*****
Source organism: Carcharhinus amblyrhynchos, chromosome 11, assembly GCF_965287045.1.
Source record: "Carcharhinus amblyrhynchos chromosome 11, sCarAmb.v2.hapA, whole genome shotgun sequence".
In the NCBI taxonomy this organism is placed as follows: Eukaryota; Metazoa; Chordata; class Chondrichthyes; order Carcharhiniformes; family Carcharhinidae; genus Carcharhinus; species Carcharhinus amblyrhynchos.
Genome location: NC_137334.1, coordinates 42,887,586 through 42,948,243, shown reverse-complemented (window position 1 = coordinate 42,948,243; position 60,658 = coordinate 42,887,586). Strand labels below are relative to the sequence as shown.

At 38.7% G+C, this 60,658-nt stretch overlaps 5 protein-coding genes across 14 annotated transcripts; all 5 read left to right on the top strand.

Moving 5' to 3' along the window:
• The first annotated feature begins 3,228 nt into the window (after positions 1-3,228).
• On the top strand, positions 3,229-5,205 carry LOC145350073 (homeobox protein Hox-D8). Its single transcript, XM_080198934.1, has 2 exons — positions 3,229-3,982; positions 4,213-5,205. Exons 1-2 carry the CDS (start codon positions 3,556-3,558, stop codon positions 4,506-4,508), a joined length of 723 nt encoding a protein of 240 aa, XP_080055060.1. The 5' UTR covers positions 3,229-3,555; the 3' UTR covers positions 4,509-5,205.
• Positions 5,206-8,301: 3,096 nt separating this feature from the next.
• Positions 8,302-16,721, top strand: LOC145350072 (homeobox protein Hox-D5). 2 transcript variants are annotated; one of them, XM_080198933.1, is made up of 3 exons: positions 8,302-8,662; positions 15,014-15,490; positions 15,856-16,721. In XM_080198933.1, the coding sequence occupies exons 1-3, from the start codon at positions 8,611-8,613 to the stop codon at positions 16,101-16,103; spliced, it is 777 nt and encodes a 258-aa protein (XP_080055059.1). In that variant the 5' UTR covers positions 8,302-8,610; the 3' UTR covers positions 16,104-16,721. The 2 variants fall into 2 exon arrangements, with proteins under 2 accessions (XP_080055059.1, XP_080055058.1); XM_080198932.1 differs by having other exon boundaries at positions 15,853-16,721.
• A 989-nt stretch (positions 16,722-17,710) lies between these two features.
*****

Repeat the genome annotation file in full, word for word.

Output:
Source organism: Carcharhinus amblyrhynchos, chromosome 11, assembly GCF_965287045.1.
Source record: "Carcharhinus amblyrhynchos chromosome 11, sCarAmb.v2.hapA, whole genome shotgun sequence".
In the NCBI taxonomy this organism is placed as follows: Eukaryota; Metazoa; Chordata; class Chondrichthyes; order Carcharhiniformes; family Carcharhinidae; genus Carcharhinus; species Carcharhinus amblyrhynchos.
Genome location: NC_137334.1, coordinates 42,887,586 through 42,948,243, shown reverse-complemented (window position 1 = coordinate 42,948,243; position 60,658 = coordinate 42,887,586). Strand labels below are relative to the sequence as shown.

At 38.7% G+C, this 60,658-nt stretch overlaps 5 protein-coding genes across 14 annotated transcripts; all 5 read left to right on the top strand.

Moving 5' to 3' along the window:
• The first annotated feature begins 3,228 nt into the window (after positions 1-3,228).
• On the top strand, positions 3,229-5,205 carry LOC145350073 (homeobox protein Hox-D8). Its single transcript, XM_080198934.1, has 2 exons — positions 3,229-3,982; positions 4,213-5,205. Exons 1-2 carry the CDS (start codon positions 3,556-3,558, stop codon positions 4,506-4,508), a joined length of 723 nt encoding a protein of 240 aa, XP_080055060.1. The 5' UTR covers positions 3,229-3,555; the 3' UTR covers positions 4,509-5,205.
• Positions 5,206-8,301: 3,096 nt separating this feature from the next.
• Positions 8,302-16,721, top strand: LOC145350072 (homeobox protein Hox-D5). 2 transcript variants are annotated; one of them, XM_080198933.1, is made up of 3 exons: positions 8,302-8,662; positions 15,014-15,490; positions 15,856-16,721. In XM_080198933.1, the coding sequence occupies exons 1-3, from the start codon at positions 8,611-8,613 to the stop codon at positions 16,101-16,103; spliced, it is 777 nt and encodes a 258-aa protein (XP_080055059.1). In that variant the 5' UTR covers positions 8,302-8,610; the 3' UTR covers positions 16,104-16,721. The 2 variants fall into 2 exon arrangements, with proteins under 2 accessions (XP_080055059.1, XP_080055058.1); XM_080198932.1 differs by having other exon boundaries at positions 15,853-16,721.
• A 989-nt stretch (positions 16,722-17,710) lies between these two features.